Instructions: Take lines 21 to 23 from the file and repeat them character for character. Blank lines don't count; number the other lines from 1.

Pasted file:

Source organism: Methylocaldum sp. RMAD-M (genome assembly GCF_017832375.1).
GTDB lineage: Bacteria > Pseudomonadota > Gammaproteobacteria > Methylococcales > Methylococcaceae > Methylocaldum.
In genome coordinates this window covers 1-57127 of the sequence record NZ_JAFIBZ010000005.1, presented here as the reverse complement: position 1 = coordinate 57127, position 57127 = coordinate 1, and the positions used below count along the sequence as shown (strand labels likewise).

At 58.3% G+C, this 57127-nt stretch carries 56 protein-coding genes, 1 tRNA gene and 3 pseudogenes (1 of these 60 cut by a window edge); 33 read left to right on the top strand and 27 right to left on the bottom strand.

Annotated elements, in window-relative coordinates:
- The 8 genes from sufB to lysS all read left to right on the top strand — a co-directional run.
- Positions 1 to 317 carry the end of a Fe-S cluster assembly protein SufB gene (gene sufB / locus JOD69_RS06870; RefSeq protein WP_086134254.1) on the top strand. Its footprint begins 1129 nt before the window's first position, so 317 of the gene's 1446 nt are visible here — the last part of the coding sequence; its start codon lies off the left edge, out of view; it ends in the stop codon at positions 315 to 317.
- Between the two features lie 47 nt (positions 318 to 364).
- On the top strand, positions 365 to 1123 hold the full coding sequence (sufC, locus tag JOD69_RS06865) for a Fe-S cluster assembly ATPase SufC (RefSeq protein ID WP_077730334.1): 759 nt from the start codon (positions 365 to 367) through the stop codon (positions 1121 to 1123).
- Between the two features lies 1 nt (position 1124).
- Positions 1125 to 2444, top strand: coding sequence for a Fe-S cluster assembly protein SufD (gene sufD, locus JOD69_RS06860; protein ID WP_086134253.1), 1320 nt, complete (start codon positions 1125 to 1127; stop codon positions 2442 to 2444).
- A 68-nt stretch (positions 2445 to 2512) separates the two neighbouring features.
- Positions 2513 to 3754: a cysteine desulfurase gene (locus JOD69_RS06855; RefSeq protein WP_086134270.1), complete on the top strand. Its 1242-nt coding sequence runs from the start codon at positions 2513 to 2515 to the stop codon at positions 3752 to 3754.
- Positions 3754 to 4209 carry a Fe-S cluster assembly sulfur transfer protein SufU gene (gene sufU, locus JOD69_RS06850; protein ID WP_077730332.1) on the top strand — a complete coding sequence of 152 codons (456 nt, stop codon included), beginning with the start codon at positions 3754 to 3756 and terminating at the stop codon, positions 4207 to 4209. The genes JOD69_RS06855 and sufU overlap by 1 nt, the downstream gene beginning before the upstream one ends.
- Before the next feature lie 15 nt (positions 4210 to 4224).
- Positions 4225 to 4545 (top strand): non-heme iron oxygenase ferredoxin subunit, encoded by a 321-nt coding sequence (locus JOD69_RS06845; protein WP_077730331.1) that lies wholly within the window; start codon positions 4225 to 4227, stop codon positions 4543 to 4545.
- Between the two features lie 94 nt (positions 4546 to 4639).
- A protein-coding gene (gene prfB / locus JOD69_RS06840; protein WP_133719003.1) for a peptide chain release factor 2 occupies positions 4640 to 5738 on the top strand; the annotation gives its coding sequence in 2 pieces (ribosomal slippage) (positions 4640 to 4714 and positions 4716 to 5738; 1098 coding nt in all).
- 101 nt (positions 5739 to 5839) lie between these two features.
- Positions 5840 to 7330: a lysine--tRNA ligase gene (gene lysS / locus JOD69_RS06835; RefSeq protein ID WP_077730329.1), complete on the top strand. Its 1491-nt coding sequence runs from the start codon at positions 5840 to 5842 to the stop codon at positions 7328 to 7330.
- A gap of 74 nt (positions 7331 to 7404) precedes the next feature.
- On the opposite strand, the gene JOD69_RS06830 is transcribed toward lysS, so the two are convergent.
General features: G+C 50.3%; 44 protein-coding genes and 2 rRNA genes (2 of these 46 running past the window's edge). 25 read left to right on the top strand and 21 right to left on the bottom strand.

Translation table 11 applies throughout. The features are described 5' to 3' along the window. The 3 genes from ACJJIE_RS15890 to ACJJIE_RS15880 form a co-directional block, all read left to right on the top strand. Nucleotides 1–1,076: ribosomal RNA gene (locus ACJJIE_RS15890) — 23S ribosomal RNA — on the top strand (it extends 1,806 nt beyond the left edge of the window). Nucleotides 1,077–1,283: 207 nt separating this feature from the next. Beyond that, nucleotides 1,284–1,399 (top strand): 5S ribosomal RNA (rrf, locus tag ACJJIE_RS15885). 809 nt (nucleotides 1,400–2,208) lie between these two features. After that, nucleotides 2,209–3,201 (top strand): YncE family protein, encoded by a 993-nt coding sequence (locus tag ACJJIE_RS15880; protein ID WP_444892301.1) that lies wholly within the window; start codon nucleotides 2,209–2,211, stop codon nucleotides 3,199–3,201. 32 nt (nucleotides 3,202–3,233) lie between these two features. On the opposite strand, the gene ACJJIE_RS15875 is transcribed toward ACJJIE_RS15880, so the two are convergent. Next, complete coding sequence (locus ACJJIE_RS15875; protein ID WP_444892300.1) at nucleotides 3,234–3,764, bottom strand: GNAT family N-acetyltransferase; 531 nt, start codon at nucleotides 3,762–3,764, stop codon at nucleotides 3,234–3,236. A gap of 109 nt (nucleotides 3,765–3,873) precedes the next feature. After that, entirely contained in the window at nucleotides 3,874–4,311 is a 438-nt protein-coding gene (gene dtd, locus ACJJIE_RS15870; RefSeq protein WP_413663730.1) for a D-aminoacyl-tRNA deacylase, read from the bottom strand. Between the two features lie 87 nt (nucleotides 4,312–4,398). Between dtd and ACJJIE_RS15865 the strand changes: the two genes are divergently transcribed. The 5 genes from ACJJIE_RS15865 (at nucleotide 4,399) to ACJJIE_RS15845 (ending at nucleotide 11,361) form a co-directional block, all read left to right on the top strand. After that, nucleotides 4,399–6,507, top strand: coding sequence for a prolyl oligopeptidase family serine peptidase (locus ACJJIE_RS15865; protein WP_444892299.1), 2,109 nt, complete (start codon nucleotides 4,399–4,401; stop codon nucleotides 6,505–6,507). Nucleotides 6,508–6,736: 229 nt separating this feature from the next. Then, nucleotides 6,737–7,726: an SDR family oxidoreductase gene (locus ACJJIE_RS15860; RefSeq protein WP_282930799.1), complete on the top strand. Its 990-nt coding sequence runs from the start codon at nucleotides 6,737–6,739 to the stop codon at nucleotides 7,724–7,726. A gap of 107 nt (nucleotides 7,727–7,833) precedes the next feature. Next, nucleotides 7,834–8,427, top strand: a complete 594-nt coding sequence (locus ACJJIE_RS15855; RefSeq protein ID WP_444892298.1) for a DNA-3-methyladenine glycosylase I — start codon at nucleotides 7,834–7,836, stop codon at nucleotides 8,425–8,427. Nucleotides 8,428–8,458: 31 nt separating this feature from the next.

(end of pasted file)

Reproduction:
- A gap of 74 nt (positions 7331 to 7404) precedes the next feature.
- On the opposite strand, the gene JOD69_RS06830 is transcribed toward lysS, so the two are convergent.
General features: G+C 50.3%; 44 protein-coding genes and 2 rRNA genes (2 of these 46 running past the window's edge). 25 read left to right on the top strand and 21 right to left on the bottom strand.